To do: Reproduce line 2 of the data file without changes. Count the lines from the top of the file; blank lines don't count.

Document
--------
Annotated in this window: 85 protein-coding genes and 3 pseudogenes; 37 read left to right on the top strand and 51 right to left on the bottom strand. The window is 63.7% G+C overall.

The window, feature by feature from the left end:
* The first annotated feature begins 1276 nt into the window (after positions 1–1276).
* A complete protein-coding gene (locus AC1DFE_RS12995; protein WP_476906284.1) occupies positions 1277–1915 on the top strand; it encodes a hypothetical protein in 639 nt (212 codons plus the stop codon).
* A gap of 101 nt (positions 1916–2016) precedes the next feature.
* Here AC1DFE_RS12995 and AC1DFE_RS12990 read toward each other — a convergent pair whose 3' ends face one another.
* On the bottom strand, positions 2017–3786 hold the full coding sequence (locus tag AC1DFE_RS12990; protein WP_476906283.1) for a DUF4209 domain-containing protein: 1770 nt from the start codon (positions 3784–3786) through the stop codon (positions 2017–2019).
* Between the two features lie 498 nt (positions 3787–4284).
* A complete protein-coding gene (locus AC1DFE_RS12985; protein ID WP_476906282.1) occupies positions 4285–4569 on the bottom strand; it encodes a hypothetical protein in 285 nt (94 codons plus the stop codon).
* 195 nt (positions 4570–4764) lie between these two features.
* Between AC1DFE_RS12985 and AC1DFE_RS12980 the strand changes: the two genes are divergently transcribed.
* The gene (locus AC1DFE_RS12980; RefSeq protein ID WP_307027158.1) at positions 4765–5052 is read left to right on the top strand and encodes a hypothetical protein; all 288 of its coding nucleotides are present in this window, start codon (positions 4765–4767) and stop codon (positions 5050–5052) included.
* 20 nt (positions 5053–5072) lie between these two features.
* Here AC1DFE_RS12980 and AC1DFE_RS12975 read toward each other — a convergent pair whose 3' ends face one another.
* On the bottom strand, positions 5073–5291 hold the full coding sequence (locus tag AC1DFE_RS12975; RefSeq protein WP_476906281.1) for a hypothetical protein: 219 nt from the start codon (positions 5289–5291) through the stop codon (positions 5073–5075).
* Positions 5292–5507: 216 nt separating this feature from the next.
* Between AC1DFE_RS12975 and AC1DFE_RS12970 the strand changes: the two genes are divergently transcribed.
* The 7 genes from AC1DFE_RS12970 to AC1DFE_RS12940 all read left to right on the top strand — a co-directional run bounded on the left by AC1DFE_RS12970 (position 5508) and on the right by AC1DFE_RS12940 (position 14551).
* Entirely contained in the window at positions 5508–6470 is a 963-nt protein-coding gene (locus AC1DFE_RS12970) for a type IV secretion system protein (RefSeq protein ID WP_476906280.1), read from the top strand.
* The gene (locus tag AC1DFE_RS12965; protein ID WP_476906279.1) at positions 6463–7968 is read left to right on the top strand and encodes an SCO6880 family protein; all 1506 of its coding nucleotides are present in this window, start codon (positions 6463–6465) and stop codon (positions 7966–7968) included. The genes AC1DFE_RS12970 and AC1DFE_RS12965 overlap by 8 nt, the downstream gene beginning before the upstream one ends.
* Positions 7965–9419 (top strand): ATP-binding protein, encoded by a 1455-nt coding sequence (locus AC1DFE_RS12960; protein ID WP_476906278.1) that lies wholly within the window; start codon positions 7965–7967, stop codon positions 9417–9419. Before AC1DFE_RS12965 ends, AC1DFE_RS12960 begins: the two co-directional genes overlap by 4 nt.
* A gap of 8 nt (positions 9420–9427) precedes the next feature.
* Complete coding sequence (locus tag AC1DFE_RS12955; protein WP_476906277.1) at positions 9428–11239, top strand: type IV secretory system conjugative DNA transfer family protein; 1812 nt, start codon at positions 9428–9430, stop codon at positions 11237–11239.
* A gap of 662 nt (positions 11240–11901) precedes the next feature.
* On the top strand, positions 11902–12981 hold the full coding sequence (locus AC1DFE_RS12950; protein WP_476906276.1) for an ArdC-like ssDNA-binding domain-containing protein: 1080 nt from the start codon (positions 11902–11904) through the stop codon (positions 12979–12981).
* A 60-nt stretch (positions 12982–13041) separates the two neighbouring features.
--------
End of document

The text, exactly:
The window, feature by feature from the left end: